Did Obama Just Admit That Iran's Nuclear Program May Be Peaceful?News Abroad
tags: nuclear weapons, Barack Obama, France, Iran
Juan Cole is the Richard P. Mitchell Professor of History and the director of the Center for South Asian Studies at the University of Michigan. His latest book, Engaging the Muslim World, is just out in a revised paperback edition from Palgrave Macmillan.
Cross-posted from Informed Comment.
In his news conference with French President Francois Hollande, President Obama outlined four areas of diplomatic progress.
The first is foreign policy, including Iran, Syria and the Israeli-Palestinian struggle.
Re: negotiations with Iran, Obama said, “Our unity with our P5-plus-1 partners, backed with strong sanctions, has succeeded in halting and rolling back key parts of the Iranian nuclear program.” He underlined that next week’s further negotiations with Iran in Vienna “will be an opportunity for Iran to show that it is serious about a comprehensive solution that assures the world that its nuclear program is for peaceful purposes only.”
This is the first time I can remember an American politician putting the issue in this way. Mostly they simply assume that Iran’s uranium enrichment must be weaponized, despite the lack of evidence for such a thing. That Obama is admitting that the Iranian program may be peaceful and also that Iran may be able satisfactorily to demonstrate that it is peaceful is an extremely positive sign. Obama also slammed without naming them the Congressmen who wanted to slap further sanctions on Iran, risking derailing the talks.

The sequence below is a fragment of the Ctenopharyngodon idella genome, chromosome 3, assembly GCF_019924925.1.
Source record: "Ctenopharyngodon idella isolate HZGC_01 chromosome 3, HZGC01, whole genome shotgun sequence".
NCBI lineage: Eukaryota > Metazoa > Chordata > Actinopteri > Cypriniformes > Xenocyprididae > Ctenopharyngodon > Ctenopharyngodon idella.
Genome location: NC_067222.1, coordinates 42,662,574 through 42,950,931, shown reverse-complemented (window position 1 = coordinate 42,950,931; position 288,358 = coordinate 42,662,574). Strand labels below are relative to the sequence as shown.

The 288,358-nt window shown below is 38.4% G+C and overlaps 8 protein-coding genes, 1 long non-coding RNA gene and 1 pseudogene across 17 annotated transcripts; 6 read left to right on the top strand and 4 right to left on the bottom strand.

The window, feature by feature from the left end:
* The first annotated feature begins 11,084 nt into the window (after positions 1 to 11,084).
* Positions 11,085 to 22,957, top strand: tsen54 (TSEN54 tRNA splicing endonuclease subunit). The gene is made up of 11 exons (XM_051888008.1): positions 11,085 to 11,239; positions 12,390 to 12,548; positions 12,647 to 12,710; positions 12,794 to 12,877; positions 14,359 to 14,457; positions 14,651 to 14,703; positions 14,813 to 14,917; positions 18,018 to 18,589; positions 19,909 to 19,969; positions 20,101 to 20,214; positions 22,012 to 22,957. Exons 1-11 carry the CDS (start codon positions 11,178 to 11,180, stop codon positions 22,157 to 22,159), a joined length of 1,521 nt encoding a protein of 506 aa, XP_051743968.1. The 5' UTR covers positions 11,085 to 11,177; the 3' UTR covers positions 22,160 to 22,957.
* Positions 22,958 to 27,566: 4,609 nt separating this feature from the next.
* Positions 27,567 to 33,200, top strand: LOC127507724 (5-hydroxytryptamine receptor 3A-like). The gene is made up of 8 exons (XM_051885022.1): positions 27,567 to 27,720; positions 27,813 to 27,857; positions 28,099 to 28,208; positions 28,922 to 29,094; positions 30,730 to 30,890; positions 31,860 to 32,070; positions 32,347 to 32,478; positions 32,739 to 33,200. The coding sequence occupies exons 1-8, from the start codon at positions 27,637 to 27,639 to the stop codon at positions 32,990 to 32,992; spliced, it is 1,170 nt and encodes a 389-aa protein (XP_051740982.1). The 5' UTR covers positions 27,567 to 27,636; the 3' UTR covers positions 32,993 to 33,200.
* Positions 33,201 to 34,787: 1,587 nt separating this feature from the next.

Obama’s assertion that “President Hollande and I agree on the need to continue enforcing existing sanctions” must be read as a rebuke, since in fact 100 French firms went to Iran last week, and Washington was disturbed by their alacrity.
On Syria, Obama said, “we’ll continue to strengthen the moderate opposition, and we call on the international community to stem the flow of foreign fighters into Syria.”
Alas, I don’t think these steps amount to anything practical. There are a lot of porous borders in Syria and stemming the flow of foreign fighters is not practical– nor are the foreign fighters the only problem in Syria. “Calling on” Syria to do things is likewise just a waste of breath.
In the Q&A, Obama said,
Why don’t I take a stab first at the Syria question? We still have a horrendous situation on the ground in Syria. I don’t think anybody disputes that. And what is absolutely clear is that, with each passing day, more people inside of Syria are suffering. The state of Syria itself is crumbling. That is bad for Syria. It is bad for the region. It is bad for global national security, because what we know is, is that there are extremists who have moved into the vacuum in certain portions of Syria in a way that could threaten us over the long term.
Again, there is nothing practical here.
Obama also mentions John Kerry’s quixotic Israeli-Palestinian talks and the likely role the European Union will play as time goes on. But the Israelis keep attacking Kerry as “messianic” and unreasonable in seeking a Palestinian state in the West Bank & Gaza. Meanwhile, Israel continues to send squatters in to try to annex the Palestinian West Bank. Obama and Kerry are noble for trying, but a positive breakthrough here would be the surprise of the century.
The second area of American-French cooperation, Obama said, was trade– boosting trade, spurring innovation.
The third is cooperation in clean energy and reducing carbon emissions. Obama, of course, needs to find some way to step up on this issue, since what the Federal government is doing now is wholly inadequate.
The fourth is essentially charity for Africans. (Hollande had praised Obama’s help with the French interventions in Mali and Central African Republic).
Ironically, the joint appearance underlined that Obama’s main hope a foreign policy success is probably the Iran talks. Syria seems forlorn and his frustration with it was palpable.